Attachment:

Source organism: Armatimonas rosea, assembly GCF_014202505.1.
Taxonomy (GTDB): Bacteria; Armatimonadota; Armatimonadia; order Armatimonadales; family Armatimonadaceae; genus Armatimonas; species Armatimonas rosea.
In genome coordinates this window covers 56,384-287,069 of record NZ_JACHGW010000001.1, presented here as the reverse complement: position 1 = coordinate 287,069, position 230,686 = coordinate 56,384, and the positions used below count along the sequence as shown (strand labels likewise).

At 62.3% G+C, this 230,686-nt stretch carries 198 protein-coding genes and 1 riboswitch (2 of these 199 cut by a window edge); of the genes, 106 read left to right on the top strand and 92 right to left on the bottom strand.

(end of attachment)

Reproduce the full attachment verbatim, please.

Source organism: Armatimonas rosea, assembly GCF_014202505.1.
Taxonomy (GTDB): Bacteria; Armatimonadota; Armatimonadia; order Armatimonadales; family Armatimonadaceae; genus Armatimonas; species Armatimonas rosea.
In genome coordinates this window covers 56,384-287,069 of record NZ_JACHGW010000001.1, presented here as the reverse complement: position 1 = coordinate 287,069, position 230,686 = coordinate 56,384, and the positions used below count along the sequence as shown (strand labels likewise).

At 62.3% G+C, this 230,686-nt stretch carries 198 protein-coding genes and 1 riboswitch (2 of these 199 cut by a window edge); of the genes, 106 read left to right on the top strand and 92 right to left on the bottom strand.